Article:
Chris Killoy became the CEO of Sturm, Ruger & Company, Inc. (NYSE:RGR) in 2017. This analysis aims first to contrast CEO compensation with other companies that have similar market capitalization. After that, we will consider the growth in the business. Third, we’ll reflect on the total return to shareholders over three years, as a second measure of business performance. The aim of all this is to consider the appropriateness of CEO pay levels.
How Does Chris Killoy’s Compensation Compare With Similar Sized Companies?
According to our data, Sturm, Ruger & Company, Inc. has a market capitalization of US$812m, and paid its CEO total annual compensation worth US$2.1m over the year to December 2018. While we always look at total compensation first, we note that the salary component is less, at US$500k. We note that more than half of the total compensation is not the salary; and performance requirements may apply to this non-salary portion. When we examined a selection of companies with market caps ranging from US$400m to US$1.6b, we found the median CEO total compensation was US$2.6m.
So Chris Killoy receives a similar amount to the median CEO pay, amongst the companies we looked at. This doesn’t tell us a whole lot on its own, but looking at the performance of the actual business will give us useful context.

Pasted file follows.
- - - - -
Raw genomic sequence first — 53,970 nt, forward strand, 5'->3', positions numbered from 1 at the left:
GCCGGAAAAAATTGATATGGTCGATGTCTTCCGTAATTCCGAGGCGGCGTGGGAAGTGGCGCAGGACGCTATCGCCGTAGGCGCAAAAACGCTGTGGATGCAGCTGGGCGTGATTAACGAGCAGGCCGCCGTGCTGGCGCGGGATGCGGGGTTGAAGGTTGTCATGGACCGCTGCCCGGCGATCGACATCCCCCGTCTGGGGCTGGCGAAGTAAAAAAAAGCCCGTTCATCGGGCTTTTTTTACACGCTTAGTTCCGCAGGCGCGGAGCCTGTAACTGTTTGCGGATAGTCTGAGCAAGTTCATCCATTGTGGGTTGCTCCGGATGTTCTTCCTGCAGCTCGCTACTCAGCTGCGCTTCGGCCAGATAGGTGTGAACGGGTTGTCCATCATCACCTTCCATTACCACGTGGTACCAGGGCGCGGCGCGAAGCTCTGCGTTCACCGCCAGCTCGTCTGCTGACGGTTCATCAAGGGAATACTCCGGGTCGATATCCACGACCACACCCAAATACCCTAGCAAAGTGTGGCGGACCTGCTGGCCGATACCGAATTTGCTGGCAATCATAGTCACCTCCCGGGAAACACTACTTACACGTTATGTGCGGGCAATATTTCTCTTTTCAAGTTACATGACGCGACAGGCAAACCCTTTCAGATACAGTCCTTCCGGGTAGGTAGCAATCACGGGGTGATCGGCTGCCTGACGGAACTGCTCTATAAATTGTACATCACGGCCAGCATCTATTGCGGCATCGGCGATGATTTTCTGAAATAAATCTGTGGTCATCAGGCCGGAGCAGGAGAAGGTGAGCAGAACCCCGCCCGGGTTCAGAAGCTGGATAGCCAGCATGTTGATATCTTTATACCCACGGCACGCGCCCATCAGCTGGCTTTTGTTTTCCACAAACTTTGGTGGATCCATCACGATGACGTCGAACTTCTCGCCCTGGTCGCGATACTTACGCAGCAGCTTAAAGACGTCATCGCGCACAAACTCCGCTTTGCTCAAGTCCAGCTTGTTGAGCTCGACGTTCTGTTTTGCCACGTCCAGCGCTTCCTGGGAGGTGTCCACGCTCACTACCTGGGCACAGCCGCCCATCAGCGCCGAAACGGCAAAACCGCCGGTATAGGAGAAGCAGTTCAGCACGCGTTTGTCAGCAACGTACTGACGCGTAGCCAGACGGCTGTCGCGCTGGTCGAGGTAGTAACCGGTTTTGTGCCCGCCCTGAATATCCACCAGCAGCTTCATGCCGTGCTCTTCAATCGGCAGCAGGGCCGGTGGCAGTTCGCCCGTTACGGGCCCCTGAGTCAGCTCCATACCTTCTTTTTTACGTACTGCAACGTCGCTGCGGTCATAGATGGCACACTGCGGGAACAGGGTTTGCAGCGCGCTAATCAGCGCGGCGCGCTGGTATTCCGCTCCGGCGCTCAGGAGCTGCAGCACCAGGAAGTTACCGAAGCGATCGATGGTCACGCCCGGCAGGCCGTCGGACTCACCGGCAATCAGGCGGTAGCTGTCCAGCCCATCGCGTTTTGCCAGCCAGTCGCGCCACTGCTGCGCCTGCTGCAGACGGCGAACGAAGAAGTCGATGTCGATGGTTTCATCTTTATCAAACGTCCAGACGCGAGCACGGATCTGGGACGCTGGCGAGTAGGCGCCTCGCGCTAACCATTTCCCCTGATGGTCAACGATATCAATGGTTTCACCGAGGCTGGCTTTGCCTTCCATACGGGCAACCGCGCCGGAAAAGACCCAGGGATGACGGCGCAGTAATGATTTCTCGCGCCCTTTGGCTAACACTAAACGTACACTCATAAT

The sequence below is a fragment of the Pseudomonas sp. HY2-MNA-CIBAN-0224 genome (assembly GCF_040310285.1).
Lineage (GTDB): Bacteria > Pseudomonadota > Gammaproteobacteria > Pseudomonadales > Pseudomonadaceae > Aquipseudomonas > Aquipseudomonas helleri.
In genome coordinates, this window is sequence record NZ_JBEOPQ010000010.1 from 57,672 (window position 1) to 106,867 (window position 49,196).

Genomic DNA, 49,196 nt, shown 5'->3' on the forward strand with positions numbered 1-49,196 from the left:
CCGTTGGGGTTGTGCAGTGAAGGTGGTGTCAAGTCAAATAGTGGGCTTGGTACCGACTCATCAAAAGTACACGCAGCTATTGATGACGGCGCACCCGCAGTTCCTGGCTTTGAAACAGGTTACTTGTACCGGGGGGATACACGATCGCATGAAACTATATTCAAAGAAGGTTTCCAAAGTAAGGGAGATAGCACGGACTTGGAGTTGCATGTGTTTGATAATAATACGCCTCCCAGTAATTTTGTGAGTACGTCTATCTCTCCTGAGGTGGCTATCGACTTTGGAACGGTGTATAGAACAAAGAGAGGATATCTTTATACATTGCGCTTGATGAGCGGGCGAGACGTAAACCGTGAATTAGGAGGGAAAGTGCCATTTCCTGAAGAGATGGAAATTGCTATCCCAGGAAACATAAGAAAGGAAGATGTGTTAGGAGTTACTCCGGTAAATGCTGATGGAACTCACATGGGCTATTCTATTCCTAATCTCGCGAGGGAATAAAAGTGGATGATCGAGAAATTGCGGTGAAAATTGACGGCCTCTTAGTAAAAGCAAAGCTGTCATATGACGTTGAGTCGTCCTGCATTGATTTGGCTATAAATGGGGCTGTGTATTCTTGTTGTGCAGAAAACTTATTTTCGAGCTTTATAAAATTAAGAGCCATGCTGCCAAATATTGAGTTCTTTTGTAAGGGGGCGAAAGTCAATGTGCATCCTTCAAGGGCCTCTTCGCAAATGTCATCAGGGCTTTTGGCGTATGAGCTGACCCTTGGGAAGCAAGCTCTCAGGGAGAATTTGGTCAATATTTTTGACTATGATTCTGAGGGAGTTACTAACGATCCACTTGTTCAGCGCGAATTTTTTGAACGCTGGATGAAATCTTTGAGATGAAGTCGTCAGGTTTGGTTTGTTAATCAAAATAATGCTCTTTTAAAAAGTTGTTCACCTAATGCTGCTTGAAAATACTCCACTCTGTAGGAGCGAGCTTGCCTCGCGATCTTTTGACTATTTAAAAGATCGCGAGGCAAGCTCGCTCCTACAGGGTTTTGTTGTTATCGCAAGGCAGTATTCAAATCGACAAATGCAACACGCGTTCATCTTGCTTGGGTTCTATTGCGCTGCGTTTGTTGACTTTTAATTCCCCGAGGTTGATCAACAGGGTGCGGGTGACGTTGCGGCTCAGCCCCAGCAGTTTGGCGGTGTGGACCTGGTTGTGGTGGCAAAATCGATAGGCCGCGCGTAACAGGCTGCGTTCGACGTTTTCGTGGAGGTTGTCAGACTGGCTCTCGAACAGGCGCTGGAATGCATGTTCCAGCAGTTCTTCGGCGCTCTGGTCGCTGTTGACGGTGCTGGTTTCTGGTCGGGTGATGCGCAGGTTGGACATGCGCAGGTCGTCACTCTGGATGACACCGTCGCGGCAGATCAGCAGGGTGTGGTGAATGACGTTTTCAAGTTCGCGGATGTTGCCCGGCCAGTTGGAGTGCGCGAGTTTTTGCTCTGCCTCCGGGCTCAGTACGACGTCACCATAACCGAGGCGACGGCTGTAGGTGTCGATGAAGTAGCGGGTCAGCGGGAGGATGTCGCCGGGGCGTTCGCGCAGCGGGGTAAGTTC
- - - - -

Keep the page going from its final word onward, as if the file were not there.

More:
You can see a visual representation of the CEO compensation at Sturm Ruger, below.
Is Sturm, Ruger & Company, Inc. Growing?
On average over the last three years, Sturm, Ruger & Company, Inc. has shrunk earnings per share by 25% each year (measured with a line of best fit). In the last year, its revenue is down 13%.
Unfortunately, earnings per share have trended lower over the last three years. And the fact that revenue is down year on year arguably paints an ugly picture. These factors suggest that the business performance wouldn’t really justify a high pay packet for the CEO. We don’t have analyst forecasts, but you could get a better understanding of its growth by checking out this more detailed historical graph of earnings, revenue and cash flow.
Has Sturm, Ruger & Company, Inc. Been A Good Investment?
With a three year total loss of 7.4%, Sturm, Ruger & Company, Inc. would certainly have some dissatisfied shareholders. This suggests it would be unwise for the company to pay the CEO too generously.
Chris Killoy is paid around what is normal the leaders of comparable size companies.
After looking at EPS and total shareholder returns, it’s certainly hard to argue the company has performed well, since both metrics are down. Most would consider it prudent for the company to hold off any CEO pay rise until performance improves. Shareholders may want to check for free if Sturm Ruger insiders are buying or selling shares.
Of course, you might find a fantastic investment by looking elsewhere. So take a peek at this free list of interesting companies.
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